Running shoes, running, running injuries and chiropractic care

Running shoes, running, running injuries and chiropractic care.
I need new running shoes. At my family’s request to add more fitness options we purchased a treadmill to extend the running season as no one in my family ( sheepishly I include myself here) are too keen to be running outside in the snow, snow shoeing is an altogether different activity.

So the giant box arrives and my son and I assemble the beast. This was made more difficult than it needed to be by two Lego lovers who should follow instructions better.
That aside, I needed new running shoes. This for me is about as appealing as Christmas shopping, there are too many choices, too many features, most of which are not suitable for many people.

There had been a trend to minimalist running shoes, shoes that were barely there to benefit people who wanted to get in on the barefoot or toe running trend that had been prevalent of late. I am not one of those people, at 190+ pounds minimalist shoes are not for me and I have not trained myself to be a forefoot running person.
If in the market for new running shoes for the purpose of running I would recommend you visit a running specialty store at least to have a discussion of what type shoe or even brand of shoe works for you, also bring your old shoes with you for the sales associate to look at.

Simple tips that you can apply if you’re shoe shopping.
Arches- Do the arches of your feet rest on the floor when you’re weight bearing, i.e you have flat feet? Then a shoe that has more support on the inside of the shoe are better, how can you tell if a shoe has more support for the arch? Grab a shoe and try to wring it out like a dish rag, can you? This is probably not a shoe for you. More supportive shoes often have an insert of some other material in the arch area. Second squeeze the heel, can you squeeze the sides together or are they stiff? Stiffer shoes won’t allow your ankle to roll in as much keeping a more neutral position.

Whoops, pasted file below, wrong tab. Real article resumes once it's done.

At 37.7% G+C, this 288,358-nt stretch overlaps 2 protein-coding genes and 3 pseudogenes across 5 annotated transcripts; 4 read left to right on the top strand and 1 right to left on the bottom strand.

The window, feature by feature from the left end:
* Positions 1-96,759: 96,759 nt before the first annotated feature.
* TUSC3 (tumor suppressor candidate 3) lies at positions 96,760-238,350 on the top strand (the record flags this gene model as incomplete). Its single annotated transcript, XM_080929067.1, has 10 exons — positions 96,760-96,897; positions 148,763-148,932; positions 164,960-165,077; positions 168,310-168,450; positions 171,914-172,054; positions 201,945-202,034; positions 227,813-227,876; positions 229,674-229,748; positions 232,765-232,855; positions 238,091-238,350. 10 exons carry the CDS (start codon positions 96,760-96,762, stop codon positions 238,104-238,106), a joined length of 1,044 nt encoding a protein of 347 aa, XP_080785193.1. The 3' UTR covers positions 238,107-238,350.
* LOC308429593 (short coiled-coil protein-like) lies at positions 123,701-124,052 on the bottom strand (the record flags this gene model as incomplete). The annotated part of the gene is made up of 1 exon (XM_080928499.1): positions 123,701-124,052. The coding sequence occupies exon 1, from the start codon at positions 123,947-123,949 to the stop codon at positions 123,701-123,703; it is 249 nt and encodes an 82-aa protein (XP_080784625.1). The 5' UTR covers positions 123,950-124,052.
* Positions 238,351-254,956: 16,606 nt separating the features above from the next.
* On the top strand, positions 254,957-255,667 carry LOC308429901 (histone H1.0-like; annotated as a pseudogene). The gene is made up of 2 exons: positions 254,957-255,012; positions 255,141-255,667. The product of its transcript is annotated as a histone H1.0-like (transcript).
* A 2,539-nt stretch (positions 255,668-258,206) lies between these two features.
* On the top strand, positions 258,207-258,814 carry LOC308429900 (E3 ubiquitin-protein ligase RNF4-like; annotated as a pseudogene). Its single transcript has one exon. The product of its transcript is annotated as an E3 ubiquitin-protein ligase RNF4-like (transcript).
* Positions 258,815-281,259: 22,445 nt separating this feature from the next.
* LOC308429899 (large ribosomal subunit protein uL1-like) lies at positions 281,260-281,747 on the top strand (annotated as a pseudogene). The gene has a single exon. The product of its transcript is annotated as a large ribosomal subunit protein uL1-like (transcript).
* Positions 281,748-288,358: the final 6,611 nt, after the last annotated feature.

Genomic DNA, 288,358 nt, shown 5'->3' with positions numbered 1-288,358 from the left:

Weight-Are you like me and are a heavier runner, you might want a more cushioned shoe, when you run you are landing with a force usually 2.5 times your weight again and again, in a mile you make approximately 2000 of those impacts, so you can see how cushioning might play a role. Also keep in mind that the foam will deteriorate with time and impact so you probably need to replace those shoes more often, as often as every 3 months depending on mileage.

Try before you buy- Before you shell out big bucks, try the shoes out, go for a short jog in the store, wear them for a bit. If they’re uncomfortable in a few minutes they’re not for you.

Size-Get sized, just like women’s clothes, a size 10 from one manufacturer may not be the same as another.